The diagnostic challenge in very-long chain acyl-CoA dehydrogenase deficiency (VLCADD)
Very long-chain acyl-CoA dehydrogenase deficiency (VLCADD) is the most common defect of mitochondrial β-oxidation of long-chain fatty acids. However, the unambiguous diagnosis of true VLCADD patients may be challenging, and a high rate of false positive individuals identified by newborn screening undergo confirmation diagnostics. In this study, we show the outcome of enzyme testing in lymphocytes as a confirmatory tool in newborns identified by screening, and the correlation with molecular sequencing of the ACADVL gene. From April 2013 to March 2017, in 403 individuals with characteristic acylcarnitine profiles indicative of VLCADD, palmitoyl-CoA oxidation was measured followed by molecular genetic analysis in most of the patients with residual activity (RA) <50%. In almost 50% of the samples (209/403) the RA was >50%, one-third of the individuals (125/403) displayed a RA of 30–50% and 69/403 individuals showed a residual activity of 0–30%. Sequencing of the ACADVL gene revealed that all individuals with activities below 24% were true VLCADD patients, individuals with residual activities between 24 and 27% carried either one or two mutations. Twenty new mutations could be identified and functionally classified based on their effect on enzyme function. Finally, we observed an up-regulation of MCAD-activity in many patients. However, this did not correlate with the degree of VLCAD RA. Although the likely clinical phenotype cannot be fully foreseen by genetic and functional tests as it depends on many factors, our data demonstrate the strength of this functional enzyme test in lymphocytes as a quick and reliable method for confirmation diagnostics of VLCADD.
Fatty acid oxidation disorders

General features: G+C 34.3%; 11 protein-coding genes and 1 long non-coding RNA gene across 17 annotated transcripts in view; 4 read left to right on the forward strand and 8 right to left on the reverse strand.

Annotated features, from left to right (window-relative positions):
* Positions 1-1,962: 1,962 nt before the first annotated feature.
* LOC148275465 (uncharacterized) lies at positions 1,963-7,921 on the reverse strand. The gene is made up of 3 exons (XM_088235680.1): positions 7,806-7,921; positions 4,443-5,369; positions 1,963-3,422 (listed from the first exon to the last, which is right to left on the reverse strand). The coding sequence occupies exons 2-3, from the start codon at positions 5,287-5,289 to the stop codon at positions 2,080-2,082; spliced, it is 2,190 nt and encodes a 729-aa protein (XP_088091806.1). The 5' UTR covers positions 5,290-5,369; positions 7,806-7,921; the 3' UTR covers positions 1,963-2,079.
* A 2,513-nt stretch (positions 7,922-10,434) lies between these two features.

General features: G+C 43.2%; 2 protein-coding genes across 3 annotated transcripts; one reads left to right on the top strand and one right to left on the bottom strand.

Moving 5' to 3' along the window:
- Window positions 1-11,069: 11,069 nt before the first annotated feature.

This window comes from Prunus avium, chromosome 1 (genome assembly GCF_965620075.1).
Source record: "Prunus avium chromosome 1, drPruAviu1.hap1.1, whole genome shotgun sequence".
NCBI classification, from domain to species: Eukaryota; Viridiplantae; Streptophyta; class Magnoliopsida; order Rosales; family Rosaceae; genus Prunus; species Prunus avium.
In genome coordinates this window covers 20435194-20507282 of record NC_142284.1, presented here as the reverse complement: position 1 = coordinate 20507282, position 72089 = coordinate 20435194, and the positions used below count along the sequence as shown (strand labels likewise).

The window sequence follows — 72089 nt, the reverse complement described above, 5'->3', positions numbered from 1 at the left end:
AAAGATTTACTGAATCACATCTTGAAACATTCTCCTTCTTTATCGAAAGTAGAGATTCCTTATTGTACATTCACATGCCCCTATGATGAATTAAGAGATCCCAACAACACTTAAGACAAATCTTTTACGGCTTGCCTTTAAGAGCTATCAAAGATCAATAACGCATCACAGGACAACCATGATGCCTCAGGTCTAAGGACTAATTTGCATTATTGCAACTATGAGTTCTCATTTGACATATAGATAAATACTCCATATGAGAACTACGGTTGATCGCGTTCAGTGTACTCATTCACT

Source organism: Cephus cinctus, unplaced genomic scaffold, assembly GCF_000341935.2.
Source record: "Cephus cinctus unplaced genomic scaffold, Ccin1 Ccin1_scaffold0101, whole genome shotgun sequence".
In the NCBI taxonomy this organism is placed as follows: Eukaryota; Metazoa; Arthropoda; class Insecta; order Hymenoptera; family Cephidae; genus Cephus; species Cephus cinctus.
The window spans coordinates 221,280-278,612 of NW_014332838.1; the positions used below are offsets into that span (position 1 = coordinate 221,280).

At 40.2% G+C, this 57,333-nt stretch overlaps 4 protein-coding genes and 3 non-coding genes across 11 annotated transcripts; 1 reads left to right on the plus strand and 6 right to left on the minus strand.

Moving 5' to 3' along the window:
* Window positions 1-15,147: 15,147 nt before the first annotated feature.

Medium-chain acyl-CoA dehydrogenase
Medium-chain fatty acids
Very long-chain acyl-CoA dehydrogenase
All authors read, drafted and approved the final manuscript. JH conducted the research and drafted the manuscript; ST designed the research, wrote the manuscript and had primary responsibility for final content; CB and SB were responsible for enzyme testing; UM supported the interpretation of the molecular genetics data; US drafting the article and revised it critically for important intellectual content. The study was financially supported by a grant from the Eva-Uth- and Müller-Fahnenberg Foundations given to Sara Tucci.
Compliance with ethical standards
All procedures followed were in accordance with the ethical standards of the responsible committee on human experimentation (institutional and national) and with the Helsinki Declaration of 1975, as revised in 2000 (5). The study was approved under study number 78/18 by the ethical review board of Albert-Ludwig University of Freiburg. Informed consent was obtained from all patients for being included in the study.
Conflict of interest
Sara Tucci has received a grant and travel reimbursements by Vitaflo and Dr. Schär unrelated to this study. Julia Hesse, Carina Braun, Sidney Behringer, Uta Matysiak and Ute Spiekerkoetter declare that they have no conflict of interest.
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